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Research as Inquiry refers to an understanding that research is iterative and depends upon asking increasingly complex or new questions whose answers develop additional questions or lines of inquiry in any field.
Selecting and Using Keywords (CC)
Tutorial demonstrating 'Research as Inquiry' - Selecting and Using Keywords
Alignment with 2000 ACRL Standards
Standard One: The information literate student determines the nature and extent of the information needed
Standard Two: The information literate student accesses needed information effectively and efficiently.
Standard Three: The information literate student evaluates information and its sources critically and incorporates selected information into his or her knowledge base and value system.
From: Hovious, Amanda. “Alignment Charts for ACRL Standards and Proposed Framework.” Google Docs, January 23, 2015.
- Start with what you already know. Begin by drawing upon your knowledge base.
- Learn as you go! Be open to shifting your research as you discover new areas of knowledge.
- Research is like building with Legos. It builds upon itself through searching, browsing existing research, and asking questions.
- Seek the experts. Don’t forget to ask for insights from professors and librarians.
- Be persistent and don’t get discouraged. Research can be challenging. If you don’t find something right away don’t give up.
Possible Learning Objectives
- Describe via reflection how the research process is iterative, requires persistence and open mindedness, and may lead to more questions.
- Discover and refine/adjust key concepts and related terms in order to locate relevant sources.
- Use knowledge gained through coursework and personal experience, along with curiosity, to identify gaps in information or available data that may suggest research questions.
- Realize that new questions may lead to more lines of discovery, applying research methods that are appropriate for the need, context, and type of inquiry.
- Analyze sections of a research article in order to conceptualize the research process used, to identify possible gaps in the literature or new areas of inquiry.
- Identify content experts (instructors, librarians, etc.) as knowledgeable and approachable, and feel comfortable coming to them at service points for help.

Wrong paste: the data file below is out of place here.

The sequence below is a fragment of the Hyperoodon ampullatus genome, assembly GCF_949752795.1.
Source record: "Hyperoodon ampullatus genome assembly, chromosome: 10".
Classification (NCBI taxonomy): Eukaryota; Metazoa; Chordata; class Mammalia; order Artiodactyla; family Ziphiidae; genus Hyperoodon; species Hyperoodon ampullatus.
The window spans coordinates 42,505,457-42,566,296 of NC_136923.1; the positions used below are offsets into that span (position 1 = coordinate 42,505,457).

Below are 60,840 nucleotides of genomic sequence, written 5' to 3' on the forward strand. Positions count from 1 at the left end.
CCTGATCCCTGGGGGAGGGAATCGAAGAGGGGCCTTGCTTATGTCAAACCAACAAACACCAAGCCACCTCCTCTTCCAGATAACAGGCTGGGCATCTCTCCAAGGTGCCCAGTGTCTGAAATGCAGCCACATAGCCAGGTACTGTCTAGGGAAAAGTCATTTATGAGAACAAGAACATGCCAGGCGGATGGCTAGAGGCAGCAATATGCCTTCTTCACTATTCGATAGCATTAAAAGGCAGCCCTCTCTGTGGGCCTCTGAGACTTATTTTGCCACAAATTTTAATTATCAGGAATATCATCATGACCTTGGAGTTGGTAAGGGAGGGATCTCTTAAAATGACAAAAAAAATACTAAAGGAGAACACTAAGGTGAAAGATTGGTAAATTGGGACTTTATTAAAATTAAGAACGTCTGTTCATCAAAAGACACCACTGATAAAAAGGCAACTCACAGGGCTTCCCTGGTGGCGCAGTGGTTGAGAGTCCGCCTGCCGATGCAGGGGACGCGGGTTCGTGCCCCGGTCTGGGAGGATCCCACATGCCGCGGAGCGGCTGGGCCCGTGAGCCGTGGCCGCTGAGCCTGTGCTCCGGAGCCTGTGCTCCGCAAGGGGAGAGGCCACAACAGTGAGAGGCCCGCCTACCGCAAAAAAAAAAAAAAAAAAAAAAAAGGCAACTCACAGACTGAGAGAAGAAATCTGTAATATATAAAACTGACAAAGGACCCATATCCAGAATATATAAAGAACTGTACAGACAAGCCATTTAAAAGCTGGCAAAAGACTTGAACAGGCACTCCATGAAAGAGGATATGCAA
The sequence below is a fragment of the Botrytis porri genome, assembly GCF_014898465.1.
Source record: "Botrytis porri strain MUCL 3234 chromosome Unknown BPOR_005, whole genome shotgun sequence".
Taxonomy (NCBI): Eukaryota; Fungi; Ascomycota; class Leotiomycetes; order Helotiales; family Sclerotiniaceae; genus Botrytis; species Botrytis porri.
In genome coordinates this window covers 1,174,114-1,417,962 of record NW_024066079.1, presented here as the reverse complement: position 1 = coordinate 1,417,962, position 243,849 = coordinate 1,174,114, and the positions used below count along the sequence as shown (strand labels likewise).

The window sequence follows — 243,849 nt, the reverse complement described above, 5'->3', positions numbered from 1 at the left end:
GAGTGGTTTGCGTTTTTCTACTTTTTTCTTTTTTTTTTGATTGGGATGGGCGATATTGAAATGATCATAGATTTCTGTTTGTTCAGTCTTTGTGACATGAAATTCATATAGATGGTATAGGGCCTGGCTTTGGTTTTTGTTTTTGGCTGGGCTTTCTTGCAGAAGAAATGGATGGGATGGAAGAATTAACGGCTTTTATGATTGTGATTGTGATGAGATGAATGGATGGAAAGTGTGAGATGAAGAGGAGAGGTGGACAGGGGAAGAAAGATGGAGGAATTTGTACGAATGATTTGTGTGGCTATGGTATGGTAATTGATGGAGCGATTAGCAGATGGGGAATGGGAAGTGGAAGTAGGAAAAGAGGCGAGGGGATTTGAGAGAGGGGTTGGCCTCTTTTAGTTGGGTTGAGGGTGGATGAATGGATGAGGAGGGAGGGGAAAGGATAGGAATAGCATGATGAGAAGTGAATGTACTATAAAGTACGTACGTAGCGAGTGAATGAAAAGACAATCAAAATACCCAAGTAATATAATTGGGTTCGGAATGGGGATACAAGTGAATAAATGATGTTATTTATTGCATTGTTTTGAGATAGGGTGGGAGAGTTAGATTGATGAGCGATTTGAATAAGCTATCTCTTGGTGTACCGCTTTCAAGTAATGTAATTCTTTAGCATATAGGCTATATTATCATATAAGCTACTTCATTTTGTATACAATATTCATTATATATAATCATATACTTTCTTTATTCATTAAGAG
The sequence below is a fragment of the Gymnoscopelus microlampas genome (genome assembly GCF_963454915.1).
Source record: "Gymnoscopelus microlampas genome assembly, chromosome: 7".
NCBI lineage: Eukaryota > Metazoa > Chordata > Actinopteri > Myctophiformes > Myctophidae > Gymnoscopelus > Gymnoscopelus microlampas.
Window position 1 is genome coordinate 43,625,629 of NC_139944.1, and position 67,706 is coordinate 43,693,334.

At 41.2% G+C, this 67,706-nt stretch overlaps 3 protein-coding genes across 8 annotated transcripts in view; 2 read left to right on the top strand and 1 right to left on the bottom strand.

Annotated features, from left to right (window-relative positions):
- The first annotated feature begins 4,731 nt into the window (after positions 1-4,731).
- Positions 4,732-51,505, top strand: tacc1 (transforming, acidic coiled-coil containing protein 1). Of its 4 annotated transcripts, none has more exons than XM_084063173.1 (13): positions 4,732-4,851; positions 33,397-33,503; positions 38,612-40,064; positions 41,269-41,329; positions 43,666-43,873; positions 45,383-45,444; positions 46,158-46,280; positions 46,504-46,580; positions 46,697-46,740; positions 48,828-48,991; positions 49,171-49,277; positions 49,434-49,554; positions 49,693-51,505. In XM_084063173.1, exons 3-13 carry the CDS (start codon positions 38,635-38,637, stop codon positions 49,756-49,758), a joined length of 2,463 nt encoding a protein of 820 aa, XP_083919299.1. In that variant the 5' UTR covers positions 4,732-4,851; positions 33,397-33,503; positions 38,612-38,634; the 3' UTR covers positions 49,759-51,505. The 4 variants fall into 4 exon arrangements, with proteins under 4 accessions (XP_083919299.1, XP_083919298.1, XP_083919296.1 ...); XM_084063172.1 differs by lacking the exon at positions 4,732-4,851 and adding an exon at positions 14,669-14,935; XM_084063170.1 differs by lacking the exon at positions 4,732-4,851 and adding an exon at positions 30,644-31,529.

Ideas to Incorporate into Classroom
- Use research article to model research process used by experts.
- Jigsaw groups each tackle one part of a research article summarizing what that section says what purpose that section serves then students disperse & share with new formed groups
- Chalk talk have students list out resource they use & branch out with experiences, feelings, facts, etc.
- Concept mapping, give class a topic, brainstorm keywords. Use Prezi to have students create a visual map with a list of keywords.
- Evaluate sources cited in an article, review sources. Decade what value thing add to the article. Sort sources into types (books, articles, reports, statistics) using clickers
- Individual group brainstorming, using Padlet, students share as many synonyms as they can for research question concepts, then as a group we group them by concept in preparation for boolean searching
- Keyword brainstorming students write down presentation idea and pass around. What questions do their peers have about the topic ( review to create keywords), roundtable writing.
ACRL IL Framework Task Force
This guide was created by a task force of PALNI librarians.
Task Force Members:
Eric Bradley | Goshen College / PALNI
David Dunham | Taylor University
Ula Gaha | Saint Mary's College
Sally Neal | Butler University
Amber Pavlina | University of Saint Francis
Catherine Pellegrino | Saint Mary's College
Creative Commons License
Framework for Information Literacy for Higher Education by PALNI's ACRL IL Framework Task Force is licensed under a Creative Commons Attribution 4.0 International License unless marked otherwise. PALNI’s logos and branding template are not covered by this license, and all rights to such material are reserved.